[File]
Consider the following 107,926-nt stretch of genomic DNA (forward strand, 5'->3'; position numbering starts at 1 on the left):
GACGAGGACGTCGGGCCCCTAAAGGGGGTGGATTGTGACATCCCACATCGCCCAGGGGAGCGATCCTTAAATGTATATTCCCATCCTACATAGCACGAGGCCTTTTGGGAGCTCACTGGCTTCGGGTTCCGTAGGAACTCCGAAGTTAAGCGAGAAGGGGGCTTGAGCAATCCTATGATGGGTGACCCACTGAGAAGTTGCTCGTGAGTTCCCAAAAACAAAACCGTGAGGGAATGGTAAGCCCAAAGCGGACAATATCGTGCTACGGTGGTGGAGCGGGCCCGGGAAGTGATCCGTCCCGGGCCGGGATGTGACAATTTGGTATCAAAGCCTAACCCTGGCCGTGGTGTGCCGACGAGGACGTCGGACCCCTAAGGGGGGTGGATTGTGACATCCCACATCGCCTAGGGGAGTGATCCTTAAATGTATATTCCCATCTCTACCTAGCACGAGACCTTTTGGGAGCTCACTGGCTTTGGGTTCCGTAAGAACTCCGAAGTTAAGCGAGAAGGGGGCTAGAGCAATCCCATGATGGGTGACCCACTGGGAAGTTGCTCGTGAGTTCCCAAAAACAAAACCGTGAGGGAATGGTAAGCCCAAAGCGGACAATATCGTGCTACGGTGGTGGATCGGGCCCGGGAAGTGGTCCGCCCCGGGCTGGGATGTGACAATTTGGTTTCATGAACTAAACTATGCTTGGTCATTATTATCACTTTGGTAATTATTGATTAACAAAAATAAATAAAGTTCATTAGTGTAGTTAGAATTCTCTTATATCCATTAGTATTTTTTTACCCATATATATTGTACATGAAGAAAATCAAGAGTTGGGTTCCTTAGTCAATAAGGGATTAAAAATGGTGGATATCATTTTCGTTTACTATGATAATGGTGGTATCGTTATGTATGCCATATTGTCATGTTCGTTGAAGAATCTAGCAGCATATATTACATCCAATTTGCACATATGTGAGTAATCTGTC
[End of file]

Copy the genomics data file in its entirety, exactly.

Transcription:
Consider the following 107,926-nt stretch of genomic DNA (forward strand, 5'->3'; position numbering starts at 1 on the left):
GACGAGGACGTCGGGCCCCTAAAGGGGGTGGATTGTGACATCCCACATCGCCCAGGGGAGCGATCCTTAAATGTATATTCCCATCCTACATAGCACGAGGCCTTTTGGGAGCTCACTGGCTTCGGGTTCCGTAGGAACTCCGAAGTTAAGCGAGAAGGGGGCTTGAGCAATCCTATGATGGGTGACCCACTGAGAAGTTGCTCGTGAGTTCCCAAAAACAAAACCGTGAGGGAATGGTAAGCCCAAAGCGGACAATATCGTGCTACGGTGGTGGAGCGGGCCCGGGAAGTGATCCGTCCCGGGCCGGGATGTGACAATTTGGTATCAAAGCCTAACCCTGGCCGTGGTGTGCCGACGAGGACGTCGGACCCCTAAGGGGGGTGGATTGTGACATCCCACATCGCCTAGGGGAGTGATCCTTAAATGTATATTCCCATCTCTACCTAGCACGAGACCTTTTGGGAGCTCACTGGCTTTGGGTTCCGTAAGAACTCCGAAGTTAAGCGAGAAGGGGGCTAGAGCAATCCCATGATGGGTGACCCACTGGGAAGTTGCTCGTGAGTTCCCAAAAACAAAACCGTGAGGGAATGGTAAGCCCAAAGCGGACAATATCGTGCTACGGTGGTGGATCGGGCCCGGGAAGTGGTCCGCCCCGGGCTGGGATGTGACAATTTGGTTTCATGAACTAAACTATGCTTGGTCATTATTATCACTTTGGTAATTATTGATTAACAAAAATAAATAAAGTTCATTAGTGTAGTTAGAATTCTCTTATATCCATTAGTATTTTTTTACCCATATATATTGTACATGAAGAAAATCAAGAGTTGGGTTCCTTAGTCAATAAGGGATTAAAAATGGTGGATATCATTTTCGTTTACTATGATAATGGTGGTATCGTTATGTATGCCATATTGTCATGTTCGTTGAAGAATCTAGCAGCATATATTACATCCAATTTGCACATATGTGAGTAATCTGTC